Abolishing 213 smaller councils in England and replacing them with 25 new local authorities could save almost £3bn over five years, a report says.
The report for the County Councils Network says one body in each area would reduce complexity and give communities a single unified voice.
However, others argue bigger councils are unwieldy and undemocratic.
The government is expected to publish its own proposals on overhauling local government in the autumn.
Plans could include scrapping district and county councils in England in favour of fewer, larger authorities which control all services in their area.
County councils, including Surrey, North Yorkshire and Leicestershire, have developed or are already developing plans to replace county and district councils in their area with a single body.
In most of England, local government operates under a two-tier system, with both a county council and a district council providing services.
County councils’ responsibilities include education, social services and waste disposal.
Each county is subdivided into areas represented by district councils. These councils are responsible for rubbish collection, housing and planning.
Some parts of the country – usually cities or larger towns – are governed by unitary authorities which provide all local government services.
The report carried out by PriceWaterhouseCoopers argues that merging district and county councils in a mid-sized county area into single organisation could save £126m over five years and £2.94bn nationally.
However it also warns that creating two unitary authorities in one county would reduce the savings by two thirds.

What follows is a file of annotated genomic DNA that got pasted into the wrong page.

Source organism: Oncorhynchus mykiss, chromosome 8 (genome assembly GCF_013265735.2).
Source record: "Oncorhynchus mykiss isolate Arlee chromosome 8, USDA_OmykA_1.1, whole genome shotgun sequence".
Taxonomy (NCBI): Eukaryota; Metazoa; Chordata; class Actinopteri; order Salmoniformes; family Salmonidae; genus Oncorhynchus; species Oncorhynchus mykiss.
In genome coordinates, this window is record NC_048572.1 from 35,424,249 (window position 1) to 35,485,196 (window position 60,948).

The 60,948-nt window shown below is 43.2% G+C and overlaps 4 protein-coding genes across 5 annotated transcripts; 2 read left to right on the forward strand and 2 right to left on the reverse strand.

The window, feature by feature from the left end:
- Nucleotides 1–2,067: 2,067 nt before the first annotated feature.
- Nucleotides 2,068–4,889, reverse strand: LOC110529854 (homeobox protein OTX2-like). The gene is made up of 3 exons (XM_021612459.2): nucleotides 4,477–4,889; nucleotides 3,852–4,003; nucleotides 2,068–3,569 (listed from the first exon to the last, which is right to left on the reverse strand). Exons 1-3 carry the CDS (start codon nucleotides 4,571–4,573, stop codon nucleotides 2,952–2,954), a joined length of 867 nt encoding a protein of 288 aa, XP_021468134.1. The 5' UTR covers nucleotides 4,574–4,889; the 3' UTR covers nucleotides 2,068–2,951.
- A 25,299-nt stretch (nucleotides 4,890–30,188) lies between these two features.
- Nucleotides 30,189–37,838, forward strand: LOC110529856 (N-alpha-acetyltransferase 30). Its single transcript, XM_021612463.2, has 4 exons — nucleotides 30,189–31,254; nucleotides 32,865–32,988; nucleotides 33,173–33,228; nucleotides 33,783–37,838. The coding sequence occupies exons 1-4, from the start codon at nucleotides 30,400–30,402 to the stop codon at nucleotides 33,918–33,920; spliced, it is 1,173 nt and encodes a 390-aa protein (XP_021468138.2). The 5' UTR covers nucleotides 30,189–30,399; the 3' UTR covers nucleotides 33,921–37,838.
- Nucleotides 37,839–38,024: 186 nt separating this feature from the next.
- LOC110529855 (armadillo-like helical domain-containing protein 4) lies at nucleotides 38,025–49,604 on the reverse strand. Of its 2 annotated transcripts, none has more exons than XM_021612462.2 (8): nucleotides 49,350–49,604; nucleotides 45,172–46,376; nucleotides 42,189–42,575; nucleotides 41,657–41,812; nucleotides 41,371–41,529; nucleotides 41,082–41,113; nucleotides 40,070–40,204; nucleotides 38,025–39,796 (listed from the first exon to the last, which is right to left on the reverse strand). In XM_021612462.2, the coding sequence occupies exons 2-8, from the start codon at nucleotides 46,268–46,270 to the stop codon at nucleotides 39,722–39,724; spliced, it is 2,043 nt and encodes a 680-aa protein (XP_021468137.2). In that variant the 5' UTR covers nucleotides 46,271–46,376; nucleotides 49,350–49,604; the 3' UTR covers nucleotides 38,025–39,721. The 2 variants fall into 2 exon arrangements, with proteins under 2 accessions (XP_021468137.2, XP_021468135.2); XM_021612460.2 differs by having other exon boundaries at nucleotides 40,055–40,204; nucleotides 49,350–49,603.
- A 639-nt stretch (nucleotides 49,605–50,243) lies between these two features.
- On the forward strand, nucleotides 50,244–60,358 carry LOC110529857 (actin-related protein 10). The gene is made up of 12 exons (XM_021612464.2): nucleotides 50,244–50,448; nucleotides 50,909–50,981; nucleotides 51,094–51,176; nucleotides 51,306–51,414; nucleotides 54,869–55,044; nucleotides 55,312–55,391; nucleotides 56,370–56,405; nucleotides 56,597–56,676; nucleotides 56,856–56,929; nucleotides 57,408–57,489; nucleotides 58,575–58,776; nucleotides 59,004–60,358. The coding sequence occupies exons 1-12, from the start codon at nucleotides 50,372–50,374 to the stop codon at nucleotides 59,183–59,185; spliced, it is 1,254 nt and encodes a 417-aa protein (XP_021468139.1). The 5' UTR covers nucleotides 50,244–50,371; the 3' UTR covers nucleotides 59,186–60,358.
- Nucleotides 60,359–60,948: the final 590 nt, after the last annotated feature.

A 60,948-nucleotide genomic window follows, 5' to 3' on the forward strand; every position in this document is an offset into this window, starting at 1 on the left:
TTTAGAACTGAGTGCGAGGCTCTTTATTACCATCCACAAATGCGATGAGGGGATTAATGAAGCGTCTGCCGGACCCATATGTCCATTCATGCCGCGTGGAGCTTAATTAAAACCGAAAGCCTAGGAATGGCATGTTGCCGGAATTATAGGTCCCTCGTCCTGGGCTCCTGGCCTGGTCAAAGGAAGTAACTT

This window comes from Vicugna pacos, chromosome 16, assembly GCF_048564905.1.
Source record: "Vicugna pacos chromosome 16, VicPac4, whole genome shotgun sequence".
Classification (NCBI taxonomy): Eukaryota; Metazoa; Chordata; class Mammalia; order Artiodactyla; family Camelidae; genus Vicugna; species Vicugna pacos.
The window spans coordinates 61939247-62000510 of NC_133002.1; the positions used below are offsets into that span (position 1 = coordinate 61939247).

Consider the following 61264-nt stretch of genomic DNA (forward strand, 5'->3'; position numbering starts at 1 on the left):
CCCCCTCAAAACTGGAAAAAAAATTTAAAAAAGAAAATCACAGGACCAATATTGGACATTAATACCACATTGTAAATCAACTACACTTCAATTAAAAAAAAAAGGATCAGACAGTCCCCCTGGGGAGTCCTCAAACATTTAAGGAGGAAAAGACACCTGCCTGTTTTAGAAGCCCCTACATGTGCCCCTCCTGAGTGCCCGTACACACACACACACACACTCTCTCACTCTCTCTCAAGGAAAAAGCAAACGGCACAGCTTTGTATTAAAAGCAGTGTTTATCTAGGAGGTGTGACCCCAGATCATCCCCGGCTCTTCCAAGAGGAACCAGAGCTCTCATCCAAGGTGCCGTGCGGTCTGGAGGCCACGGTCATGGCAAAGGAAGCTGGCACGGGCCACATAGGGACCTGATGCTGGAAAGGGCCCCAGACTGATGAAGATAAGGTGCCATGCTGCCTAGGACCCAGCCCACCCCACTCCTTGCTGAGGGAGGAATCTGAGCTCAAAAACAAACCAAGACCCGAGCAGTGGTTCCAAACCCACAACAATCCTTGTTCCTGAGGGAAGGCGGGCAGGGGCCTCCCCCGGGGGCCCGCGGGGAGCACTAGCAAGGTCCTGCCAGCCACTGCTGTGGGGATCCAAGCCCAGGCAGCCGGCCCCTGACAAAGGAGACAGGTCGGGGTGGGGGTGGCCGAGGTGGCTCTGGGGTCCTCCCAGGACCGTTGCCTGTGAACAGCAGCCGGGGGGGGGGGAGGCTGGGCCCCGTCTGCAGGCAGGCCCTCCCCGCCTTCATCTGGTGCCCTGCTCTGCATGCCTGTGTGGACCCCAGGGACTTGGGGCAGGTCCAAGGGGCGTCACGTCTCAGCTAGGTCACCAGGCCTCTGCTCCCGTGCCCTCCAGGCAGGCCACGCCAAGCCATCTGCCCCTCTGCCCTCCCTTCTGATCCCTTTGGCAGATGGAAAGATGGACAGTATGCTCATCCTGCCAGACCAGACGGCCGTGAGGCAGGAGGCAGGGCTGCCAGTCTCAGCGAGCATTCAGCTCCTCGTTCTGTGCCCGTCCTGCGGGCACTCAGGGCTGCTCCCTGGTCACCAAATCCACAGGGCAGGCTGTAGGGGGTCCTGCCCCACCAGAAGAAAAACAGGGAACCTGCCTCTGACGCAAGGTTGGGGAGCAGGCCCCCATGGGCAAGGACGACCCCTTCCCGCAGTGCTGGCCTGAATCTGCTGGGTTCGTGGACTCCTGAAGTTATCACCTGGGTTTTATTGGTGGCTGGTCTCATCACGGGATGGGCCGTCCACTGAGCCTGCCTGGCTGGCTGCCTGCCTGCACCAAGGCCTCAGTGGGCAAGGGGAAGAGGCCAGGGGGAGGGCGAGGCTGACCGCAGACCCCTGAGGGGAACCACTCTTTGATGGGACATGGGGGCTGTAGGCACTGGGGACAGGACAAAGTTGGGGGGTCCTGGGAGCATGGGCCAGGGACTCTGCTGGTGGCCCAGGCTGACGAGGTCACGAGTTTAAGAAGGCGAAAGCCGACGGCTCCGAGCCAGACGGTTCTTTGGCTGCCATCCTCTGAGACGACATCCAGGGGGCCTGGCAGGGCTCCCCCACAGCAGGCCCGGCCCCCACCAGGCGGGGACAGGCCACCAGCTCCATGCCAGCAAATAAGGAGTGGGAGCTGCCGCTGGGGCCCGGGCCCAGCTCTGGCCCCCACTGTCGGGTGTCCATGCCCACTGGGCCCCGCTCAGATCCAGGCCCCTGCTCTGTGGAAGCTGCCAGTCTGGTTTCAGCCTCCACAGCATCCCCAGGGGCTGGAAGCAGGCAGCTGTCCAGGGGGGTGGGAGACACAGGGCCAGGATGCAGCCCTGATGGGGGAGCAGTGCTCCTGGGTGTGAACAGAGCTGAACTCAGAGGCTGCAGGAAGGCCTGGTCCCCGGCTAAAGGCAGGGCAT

Cllr David Williams, chairman of the County Councils Network, who commissioned the report, said there was a “compelling” financial case for creating more unitary authorities.
Speaking to the BBC, he said that in his county of Hertfordshire there are 11 local authorities. “That means there are 11 chief executives, 526 councillors, 10 planning teams – so there is an awful lot of complexity, and there is a lot of cost.”
The network also noted “speculation” that the government could set a population limit of 600,000 people for each unitary authority and argued that “splitting historic counties” would produce “a worse deal for local taxpayers”.
It also suggested that establishing more than one unitary authority in a county would mean splitting up children’s social services and adult social care departments, risking instability.
Some council leaders strongly oppose plans to abolish smaller councils.
Sharon Taylor, Labour leader of Stevenage Council, told the BBC her local county Hertfordshire, with its population of around 1.3 million, is “just too big” to be represented by one single council.
“That is centralising local services which seems entirely wrong,” she said, adding that Britain has the “least representation at local level of anywhere in Europe already”.
“That real democratic voice that people have at local level is really important to them,” she said.
Local government reform is no easy task.
While the leaders of larger county councils are advocating a shift to unitary authorities, several smaller district council leaders are opposed to the idea.
This includes Conservative council leaders, which could prove to be a political headache for government.
Despite that, ministers have signalled that they’re likely to advocate fewer, larger authorities – and possibly more elected mayors – when they publish a paper on devolving power in the autumn.
Giving councils more clout to make decisions on behalf of their local areas is, the government says, part of its attempt to ‘level up the country’.
But beyond any argument about reforming structures sits the question of finance. Councils in England have long argued budgets are so stretched that some services may become unsustainable.
The government has made more money available during the Covid pandemic and says it’s given councils more spending power.
But for social care services in particular the pressure is acute, and how to reform – and fund – that struggling sector still seems far from settled.